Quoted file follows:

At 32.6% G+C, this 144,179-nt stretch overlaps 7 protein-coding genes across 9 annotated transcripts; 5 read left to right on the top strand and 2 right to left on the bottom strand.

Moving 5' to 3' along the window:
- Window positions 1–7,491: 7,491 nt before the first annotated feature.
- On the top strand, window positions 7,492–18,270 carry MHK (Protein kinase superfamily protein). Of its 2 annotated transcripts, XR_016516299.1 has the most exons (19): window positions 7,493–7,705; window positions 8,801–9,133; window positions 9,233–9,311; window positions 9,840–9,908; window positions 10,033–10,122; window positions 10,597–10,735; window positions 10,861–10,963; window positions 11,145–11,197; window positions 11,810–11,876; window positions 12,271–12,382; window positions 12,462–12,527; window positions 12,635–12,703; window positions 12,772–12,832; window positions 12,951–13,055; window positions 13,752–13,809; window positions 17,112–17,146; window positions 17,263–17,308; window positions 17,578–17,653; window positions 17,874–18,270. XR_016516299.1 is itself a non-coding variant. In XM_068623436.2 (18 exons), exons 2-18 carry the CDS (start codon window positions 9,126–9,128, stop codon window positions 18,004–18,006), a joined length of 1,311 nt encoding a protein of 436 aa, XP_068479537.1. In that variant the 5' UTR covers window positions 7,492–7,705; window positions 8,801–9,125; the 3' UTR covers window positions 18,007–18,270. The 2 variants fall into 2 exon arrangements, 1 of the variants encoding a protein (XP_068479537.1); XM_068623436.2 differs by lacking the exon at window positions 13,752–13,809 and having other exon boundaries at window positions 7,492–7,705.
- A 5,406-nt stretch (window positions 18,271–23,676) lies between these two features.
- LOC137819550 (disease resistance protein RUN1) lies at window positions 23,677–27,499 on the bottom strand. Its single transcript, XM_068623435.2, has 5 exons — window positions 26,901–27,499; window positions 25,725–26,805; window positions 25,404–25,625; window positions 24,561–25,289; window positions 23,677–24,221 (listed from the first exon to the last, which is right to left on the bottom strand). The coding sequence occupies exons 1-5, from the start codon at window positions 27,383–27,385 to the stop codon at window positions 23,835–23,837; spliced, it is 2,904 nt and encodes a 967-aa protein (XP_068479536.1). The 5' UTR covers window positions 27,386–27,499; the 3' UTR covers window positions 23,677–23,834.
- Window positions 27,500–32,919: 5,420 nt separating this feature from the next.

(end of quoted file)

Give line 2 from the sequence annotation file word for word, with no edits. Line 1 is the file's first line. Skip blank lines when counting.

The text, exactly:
Moving 5' to 3' along the window: